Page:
‘Immortals Connor and Duncan Macleod must join forces against Kell, an evil immortal who has become too strong for anyone to face alone.’
Being the fourth movie in a franchise, you would think that Highlander Endgame would have a lot to live up to. But given the disasters of the previous two movies, one could only hope that it came close to the fun of the original.
When it was released in 1986, the original Highlander film quickly became a cult hit, spawning a TV series, an animated series, and several sequels. All of these tie-in’s seem to have missed the fact that at the end of the original Highlander, Connor McLeod (Christopher Lambert) had won the game and acquired the prize (Apart from Highlander 2, which tried to work it into a bizarre new mythology). This would mean no more immortals, end of story. But since when has continuity mattered when cashing in on cult films?
There is a lot that I enjoyed about this movie, but there’s a lot more that I found really irritating. For one, the movie can’t seem to make up it’s mind as to whether or not it was made for Highlander fans. On the one hand, every character that any Highlander fan would already know is introduced through a tedious set of flashbacks (obviously to cater to the new viewer). On the other hand there are numerous references to various groups and obscure backstory elements out of the TV and animated series that are never explained. e.g. The Watchers play a significant part in the story. If you don’t know who they are, you’re illustrating my point perfectly.
Another glaring fault is another in a long series of outrageously over-acted villains. I love a hammy performance as much as the next guy, but Jacob Kell (Bruce Payne) is just plain silly in this movie. He didn’t even seem all that much of a threat in the end. All of the magical powers that the trailer delighted in showing us are completely absent from the film, leaving us with an actor who has obviously never held a sword before. The back story behind the character is quite interesting – and doesn’t feel out of place with the mythology – but I’m really sick of the psychotic/personal grudge against the hero/I kill for laughs bad guy. Given that the description could apply to any of the other Highlander films’ antagonists, you would think that they would try something new with the fourth movie.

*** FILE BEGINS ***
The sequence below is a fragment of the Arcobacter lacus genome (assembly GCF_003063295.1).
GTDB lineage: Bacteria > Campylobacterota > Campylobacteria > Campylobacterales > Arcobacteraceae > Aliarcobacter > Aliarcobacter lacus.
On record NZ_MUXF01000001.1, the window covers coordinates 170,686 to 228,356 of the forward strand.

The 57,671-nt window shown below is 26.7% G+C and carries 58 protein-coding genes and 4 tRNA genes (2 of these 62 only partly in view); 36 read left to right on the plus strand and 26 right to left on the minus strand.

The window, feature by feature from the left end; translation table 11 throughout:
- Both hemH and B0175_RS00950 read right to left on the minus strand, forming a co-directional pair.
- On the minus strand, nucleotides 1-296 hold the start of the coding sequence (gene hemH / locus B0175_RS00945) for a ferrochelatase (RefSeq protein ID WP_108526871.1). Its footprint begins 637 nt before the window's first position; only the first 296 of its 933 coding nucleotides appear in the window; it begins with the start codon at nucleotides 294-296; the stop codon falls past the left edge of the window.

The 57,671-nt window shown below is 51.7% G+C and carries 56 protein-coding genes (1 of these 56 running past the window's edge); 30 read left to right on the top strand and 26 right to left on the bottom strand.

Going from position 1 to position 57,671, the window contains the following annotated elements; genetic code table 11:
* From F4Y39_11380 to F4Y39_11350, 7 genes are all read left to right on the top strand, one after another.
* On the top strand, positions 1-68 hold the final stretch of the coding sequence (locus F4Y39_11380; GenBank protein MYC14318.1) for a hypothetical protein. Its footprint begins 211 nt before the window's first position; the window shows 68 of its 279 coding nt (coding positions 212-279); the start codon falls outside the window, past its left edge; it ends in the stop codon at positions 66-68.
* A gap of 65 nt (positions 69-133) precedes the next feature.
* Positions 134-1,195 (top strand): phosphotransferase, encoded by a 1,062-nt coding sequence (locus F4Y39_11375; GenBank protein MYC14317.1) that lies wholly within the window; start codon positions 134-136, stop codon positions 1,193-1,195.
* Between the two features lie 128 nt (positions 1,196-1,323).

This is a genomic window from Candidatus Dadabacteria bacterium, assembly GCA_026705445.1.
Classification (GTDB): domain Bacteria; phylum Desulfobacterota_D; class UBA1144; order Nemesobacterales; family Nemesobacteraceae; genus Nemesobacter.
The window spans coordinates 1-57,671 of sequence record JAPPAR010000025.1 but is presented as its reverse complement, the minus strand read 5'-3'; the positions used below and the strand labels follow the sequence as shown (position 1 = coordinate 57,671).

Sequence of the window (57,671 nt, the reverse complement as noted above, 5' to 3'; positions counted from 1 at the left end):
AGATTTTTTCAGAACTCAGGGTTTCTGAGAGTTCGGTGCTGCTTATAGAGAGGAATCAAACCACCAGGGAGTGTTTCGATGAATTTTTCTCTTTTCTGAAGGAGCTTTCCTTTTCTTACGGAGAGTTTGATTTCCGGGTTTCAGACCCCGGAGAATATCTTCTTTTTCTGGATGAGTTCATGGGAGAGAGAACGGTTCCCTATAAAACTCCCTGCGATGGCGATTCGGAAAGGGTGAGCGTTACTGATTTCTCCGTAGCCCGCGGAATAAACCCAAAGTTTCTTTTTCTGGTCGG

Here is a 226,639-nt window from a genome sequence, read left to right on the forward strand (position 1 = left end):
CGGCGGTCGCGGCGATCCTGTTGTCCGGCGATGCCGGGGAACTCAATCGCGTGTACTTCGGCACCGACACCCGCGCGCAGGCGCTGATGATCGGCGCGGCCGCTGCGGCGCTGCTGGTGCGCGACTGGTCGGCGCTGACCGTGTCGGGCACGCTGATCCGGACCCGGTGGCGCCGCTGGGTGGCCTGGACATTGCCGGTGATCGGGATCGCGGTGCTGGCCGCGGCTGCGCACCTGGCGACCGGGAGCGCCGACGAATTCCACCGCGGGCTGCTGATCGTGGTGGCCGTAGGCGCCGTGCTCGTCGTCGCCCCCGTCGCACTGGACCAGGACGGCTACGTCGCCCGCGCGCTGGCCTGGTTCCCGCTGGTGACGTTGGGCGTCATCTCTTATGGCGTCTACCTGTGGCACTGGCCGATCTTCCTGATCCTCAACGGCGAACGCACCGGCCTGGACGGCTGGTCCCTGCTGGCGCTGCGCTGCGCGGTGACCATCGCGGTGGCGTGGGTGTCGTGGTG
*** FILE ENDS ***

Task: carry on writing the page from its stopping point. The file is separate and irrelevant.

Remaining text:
The editing and pacing of the movie are all over the place, unsurprising given that there were six editors brought in on the film to try and make it work. Given the amount of stuff in the trailer that didn’t make it in to the film, I would imagine that there were quite significant problems in getting the film finished and out to theaters.
One aspect of the movie that is a significant improvement over the previous entries is the fight choreography. The fights involving Duncan McLeod (Adrian Paul) and Jin Ke (Donnie Yen) are particularly good. Since they’re both martial arts experts, this isn’t really surprising. The movie also dwelt a lot more on the pain involved with being immortal, something that often gets left by the wayside in these stories. Connor’s painful description of all the people he has buried over the centuries of his life is a particularly poignant moment.
I’ve always been a big fan of the concept behind these movies, and as such I am probably much more forgiving than other viewers. If you like the other movies, it’s probably worth checking this one out for a bit of closure (I know there are other movies out there now, but they don’t involve Connor McLeod anymore). Otherwise, I would advise you to not waste your time.
What I Liked – Great fight scenes between Adrian Paul and Jin Ke. Deals well with the issue of immortality. Provides some closure for Highlander fans who are sick and tired of crappy sequels.
What I Didn’t Like – Poor editing. Switches between being a film for the fans and a standalone while doing neither successfully. A terrible antagonist. Far too many tedious flashbacks.
Rating – 2 out of 5 (Disappointing)